Sunday, 30 October 2011
There has been some debate about this bird. I've had a look at the photos of Red-tailed/Persian and Red-rumped on BirdGuides and pictures of Desert on the same website. I only have field experience of
When I arrived (late as I'd been out of range looking at pipits at Palace) I was told the bird was most likely not Desert and might well be Red-tailed, this was all rather exciting but when I finally settled down to look at the bird carefully and photograph it I got some excellent views and some fair pix (surprise surprise).
Jonsonn's Birds of Europe and the Collins Guide appear to disagree about the tail pattern of Red-tailed / Persian ( xanthoprymna). Photographs support the tail pattern illustrated in the Collins Guide, which would rule this species out. Anyway it has a heavy bill and looks big headed and short-tailed, different proportions to our bird.
Red-rumped Wheatear (moesta) has a similar tail pattern to Desert. However, this species also has a heavy bill. I can't find any pix of juvs but it would seem that the species has a grey back, an extensive pale throat and a rich brown crown.
Our bird has a weak bill. It also has a small head and a proportionally longtail. The legs are also thin in proportion to the body. There are photographs on Birdguides of a Desert Wheatear in Lincs in Nov 2008 that are very similar to our bird, especially when photographed in poor light. The rump shows a very similar colour to our bird when viewed from behind.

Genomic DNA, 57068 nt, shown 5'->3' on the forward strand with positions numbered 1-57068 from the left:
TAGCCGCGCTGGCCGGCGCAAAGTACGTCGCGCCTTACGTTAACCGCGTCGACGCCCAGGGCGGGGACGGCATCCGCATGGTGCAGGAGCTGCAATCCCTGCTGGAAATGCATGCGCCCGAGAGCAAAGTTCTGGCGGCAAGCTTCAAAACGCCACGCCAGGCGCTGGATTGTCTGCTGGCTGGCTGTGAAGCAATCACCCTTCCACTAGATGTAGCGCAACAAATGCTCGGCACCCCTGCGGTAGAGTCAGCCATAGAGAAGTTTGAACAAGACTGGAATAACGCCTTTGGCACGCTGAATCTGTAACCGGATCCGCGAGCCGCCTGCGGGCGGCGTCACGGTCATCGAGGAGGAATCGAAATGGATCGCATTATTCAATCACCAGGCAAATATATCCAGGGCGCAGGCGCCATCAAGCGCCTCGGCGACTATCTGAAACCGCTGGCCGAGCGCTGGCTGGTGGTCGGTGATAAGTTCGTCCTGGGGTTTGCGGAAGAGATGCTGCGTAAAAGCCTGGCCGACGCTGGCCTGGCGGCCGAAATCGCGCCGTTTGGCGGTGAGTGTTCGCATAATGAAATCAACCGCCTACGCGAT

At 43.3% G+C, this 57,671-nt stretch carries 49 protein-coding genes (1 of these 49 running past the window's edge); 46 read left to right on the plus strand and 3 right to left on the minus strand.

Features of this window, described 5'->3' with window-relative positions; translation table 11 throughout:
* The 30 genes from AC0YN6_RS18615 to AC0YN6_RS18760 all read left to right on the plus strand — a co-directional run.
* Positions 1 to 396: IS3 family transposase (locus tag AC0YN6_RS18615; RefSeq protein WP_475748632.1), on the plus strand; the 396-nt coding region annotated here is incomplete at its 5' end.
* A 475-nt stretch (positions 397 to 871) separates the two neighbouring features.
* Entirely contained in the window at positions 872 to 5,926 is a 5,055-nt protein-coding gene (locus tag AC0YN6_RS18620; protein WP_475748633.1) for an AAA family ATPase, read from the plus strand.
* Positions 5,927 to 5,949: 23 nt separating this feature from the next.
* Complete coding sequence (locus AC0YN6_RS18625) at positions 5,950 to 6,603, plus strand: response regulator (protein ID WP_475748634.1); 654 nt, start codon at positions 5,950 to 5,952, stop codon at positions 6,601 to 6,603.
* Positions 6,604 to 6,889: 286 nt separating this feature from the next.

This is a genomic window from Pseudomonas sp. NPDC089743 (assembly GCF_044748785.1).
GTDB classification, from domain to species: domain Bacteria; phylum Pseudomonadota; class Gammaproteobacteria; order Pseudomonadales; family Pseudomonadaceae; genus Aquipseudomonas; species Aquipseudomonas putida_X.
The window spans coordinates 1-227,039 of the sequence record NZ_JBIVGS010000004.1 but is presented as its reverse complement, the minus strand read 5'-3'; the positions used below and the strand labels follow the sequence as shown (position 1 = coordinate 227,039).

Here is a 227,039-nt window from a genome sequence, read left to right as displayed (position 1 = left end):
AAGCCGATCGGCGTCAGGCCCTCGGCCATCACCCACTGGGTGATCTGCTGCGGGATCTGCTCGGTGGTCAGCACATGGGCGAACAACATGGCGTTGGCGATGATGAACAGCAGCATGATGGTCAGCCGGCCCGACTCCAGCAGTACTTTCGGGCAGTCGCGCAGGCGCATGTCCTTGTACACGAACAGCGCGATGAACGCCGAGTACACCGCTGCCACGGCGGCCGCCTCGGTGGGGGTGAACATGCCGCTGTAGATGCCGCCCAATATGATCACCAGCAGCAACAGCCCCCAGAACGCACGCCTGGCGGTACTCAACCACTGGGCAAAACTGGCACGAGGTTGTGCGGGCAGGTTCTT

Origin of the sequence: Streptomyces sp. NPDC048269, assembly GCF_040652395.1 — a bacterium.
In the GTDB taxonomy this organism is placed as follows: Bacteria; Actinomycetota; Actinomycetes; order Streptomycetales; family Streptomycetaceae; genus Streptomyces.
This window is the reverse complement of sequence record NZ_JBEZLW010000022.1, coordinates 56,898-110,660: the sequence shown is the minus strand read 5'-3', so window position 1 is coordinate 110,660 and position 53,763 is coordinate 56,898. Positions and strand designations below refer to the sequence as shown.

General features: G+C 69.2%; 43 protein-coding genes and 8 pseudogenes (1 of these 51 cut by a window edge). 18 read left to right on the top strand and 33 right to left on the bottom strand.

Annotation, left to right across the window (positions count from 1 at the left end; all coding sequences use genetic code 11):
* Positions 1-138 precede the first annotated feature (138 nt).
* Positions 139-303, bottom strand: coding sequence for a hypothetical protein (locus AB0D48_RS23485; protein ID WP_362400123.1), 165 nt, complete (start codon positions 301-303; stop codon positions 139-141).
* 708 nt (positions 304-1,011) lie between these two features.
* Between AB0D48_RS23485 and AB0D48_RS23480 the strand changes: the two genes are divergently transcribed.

I'm surprised at this conclusion as the bird looked so different from the Desert Wheatears I've seen in the past and the illustrations in the field guides, I would always have expected a pale bird with contrast between the body and the wings however Jonsson mentions race atrogularis as being darker on the body. Everything else seems to fit, if there is an extension of the black into the centre of the upper tail I couldn't see that in the field and would a small extension be significant in any case?
I haven't had time to look at BWP or search BBi but I can't see any reason to doubt this bird is anything other than Desert, I'll be happy to be persuaded though...